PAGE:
“It was one of the higher-cost special elections to run at the Board of Elections,” she said. “When you have a low turnout like that, your cost per vote is going to be higher.”
A ballot during primary and general elections typically cost less but will fluctuate by election depending on turnout, Kelly said.
By law, the Board of Elections office in Dayton was open for early voting, yet only two people voted in person during normal business hours. No one showed up during the required extended weekday hours and over weekend hours before the election, Kelly said.
Board of Elections members certified the official results of the special election during a meeting Monday. The board also approved two provisional ballots, both cast in favor of the levy renewal.
The 2.5 mills continuing levy is expected to generate 434,512 annually and cost the homeowner of a $100,000 residence $76.56 annually, according to the Montgomery County Auditor’s Office.
According to Ohio code, any subdivision that puts an issue on the ballot at a time other than a general or primary election must pay the entire cost of the special election. A subdivision must also prepay at least 65% of the cost.
The Board of Elections estimated the election cost at $1,273 per each of the eight precincts, totaling $10,184, Harsman said. Clay Twp. has paid the board $6,848 to date, according to Brad Limbert, the township’s fiscal officer.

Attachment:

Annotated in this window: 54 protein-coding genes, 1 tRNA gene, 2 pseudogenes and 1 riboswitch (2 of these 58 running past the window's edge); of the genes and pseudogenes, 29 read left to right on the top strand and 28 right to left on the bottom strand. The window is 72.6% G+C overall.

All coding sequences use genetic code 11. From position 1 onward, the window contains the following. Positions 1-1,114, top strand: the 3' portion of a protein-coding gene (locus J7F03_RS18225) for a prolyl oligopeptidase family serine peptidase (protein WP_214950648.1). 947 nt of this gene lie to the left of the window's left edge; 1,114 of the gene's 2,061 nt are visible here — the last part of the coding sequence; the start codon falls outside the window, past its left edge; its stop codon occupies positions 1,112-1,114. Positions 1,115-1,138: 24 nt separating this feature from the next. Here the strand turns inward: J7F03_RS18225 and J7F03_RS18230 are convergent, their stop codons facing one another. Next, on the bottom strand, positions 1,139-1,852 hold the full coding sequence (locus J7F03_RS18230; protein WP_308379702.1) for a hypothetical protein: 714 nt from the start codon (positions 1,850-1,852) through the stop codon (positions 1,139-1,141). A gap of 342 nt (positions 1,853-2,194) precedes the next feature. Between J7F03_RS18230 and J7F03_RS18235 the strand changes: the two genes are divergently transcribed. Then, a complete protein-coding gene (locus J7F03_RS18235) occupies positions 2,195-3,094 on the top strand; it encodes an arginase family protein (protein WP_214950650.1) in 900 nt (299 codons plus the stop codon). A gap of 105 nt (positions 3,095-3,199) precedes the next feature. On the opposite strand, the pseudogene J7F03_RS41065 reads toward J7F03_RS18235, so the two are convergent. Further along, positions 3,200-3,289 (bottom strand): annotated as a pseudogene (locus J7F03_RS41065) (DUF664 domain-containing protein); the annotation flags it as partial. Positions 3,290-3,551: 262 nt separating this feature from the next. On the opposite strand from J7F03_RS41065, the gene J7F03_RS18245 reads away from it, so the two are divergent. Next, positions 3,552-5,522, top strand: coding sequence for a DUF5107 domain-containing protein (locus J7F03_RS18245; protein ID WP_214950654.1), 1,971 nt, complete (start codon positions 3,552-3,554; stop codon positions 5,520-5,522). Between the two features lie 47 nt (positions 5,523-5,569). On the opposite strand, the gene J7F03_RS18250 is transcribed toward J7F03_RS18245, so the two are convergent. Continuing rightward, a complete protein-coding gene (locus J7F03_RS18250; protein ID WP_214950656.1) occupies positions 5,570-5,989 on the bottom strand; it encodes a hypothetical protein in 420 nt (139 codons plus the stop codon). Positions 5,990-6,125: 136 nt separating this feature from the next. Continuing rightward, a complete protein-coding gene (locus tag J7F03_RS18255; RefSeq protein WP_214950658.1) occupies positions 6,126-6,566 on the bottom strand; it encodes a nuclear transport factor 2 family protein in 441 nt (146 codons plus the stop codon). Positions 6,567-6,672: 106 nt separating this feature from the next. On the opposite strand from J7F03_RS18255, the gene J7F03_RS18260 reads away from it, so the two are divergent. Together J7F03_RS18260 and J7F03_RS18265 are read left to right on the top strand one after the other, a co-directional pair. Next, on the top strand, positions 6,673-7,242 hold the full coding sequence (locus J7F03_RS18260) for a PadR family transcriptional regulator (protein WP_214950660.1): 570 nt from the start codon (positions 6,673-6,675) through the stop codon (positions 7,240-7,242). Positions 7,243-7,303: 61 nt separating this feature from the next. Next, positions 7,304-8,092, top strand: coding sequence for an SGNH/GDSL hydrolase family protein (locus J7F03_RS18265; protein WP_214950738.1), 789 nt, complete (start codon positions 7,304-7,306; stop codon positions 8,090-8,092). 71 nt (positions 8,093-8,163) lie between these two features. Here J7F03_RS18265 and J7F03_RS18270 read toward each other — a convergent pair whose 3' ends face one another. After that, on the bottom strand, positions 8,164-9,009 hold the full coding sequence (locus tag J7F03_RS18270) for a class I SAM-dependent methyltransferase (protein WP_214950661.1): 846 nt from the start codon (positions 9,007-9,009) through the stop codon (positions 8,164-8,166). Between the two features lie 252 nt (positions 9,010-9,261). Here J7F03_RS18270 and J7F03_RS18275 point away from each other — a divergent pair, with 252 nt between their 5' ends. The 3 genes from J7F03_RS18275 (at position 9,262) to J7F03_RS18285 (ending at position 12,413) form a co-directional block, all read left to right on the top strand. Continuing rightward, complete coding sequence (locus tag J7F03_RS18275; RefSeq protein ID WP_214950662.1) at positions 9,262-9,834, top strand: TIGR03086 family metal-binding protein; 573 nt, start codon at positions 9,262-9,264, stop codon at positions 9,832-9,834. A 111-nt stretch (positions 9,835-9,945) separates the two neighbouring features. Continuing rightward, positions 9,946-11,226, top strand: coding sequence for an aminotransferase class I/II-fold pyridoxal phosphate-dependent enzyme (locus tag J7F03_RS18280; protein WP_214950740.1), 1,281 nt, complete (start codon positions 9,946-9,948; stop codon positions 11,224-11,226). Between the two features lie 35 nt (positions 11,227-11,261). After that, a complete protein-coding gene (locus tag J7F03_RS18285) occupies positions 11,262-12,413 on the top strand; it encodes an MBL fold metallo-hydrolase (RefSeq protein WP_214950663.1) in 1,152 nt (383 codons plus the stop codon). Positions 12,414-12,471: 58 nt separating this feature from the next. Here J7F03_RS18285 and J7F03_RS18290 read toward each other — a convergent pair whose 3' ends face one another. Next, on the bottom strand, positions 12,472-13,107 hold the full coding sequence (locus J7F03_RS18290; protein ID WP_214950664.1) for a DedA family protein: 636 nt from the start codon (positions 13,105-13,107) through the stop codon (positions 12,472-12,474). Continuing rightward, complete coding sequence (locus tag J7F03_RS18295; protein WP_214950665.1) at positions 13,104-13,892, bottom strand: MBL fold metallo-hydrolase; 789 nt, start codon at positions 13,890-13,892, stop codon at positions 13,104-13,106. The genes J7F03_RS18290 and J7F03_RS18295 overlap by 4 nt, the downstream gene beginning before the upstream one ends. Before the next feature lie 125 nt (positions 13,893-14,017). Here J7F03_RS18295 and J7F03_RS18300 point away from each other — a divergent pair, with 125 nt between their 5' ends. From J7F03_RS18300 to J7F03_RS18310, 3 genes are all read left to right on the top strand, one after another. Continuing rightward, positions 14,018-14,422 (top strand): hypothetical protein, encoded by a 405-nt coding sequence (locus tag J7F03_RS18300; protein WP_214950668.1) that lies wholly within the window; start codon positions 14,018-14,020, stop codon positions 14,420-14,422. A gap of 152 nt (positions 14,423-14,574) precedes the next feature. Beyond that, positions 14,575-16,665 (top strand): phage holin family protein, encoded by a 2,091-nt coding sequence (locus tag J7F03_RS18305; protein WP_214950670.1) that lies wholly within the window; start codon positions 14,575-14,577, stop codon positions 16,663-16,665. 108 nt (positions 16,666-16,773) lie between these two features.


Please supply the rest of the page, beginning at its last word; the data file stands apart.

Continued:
Clay Twp. Board of Trustees President Steven Woolf did not return a phone call Monday seeking comment.
Kelly said it would be a good idea to get rid of special elections, as some legislators have proposed, because they are a “hiccup” right when officials are preparing for more important elections.
Elections officials were able to use the four Aug. 4 polling locations in Clay Twp. as a test bed to see how things might run in November, Harsman said.
He said poll workers adjusted to wearing face shield, masks and gloves and passed out pens to voters so they didn’t have to be re-sanitized.
“We got nothing but positive feedback from our poll workers, so we are encouraged that they’re going to feel comfortable going to the polls (in November),” he said.
The board is still making calls to past poll workers and recruiting to stave off a November shortage, Harsman said.
“I think in the next 10 days we’ll have a much better handle on where we’re at,” he said.
The deadline to register to vote is Oct. 5. Early voting begins Oct. 6.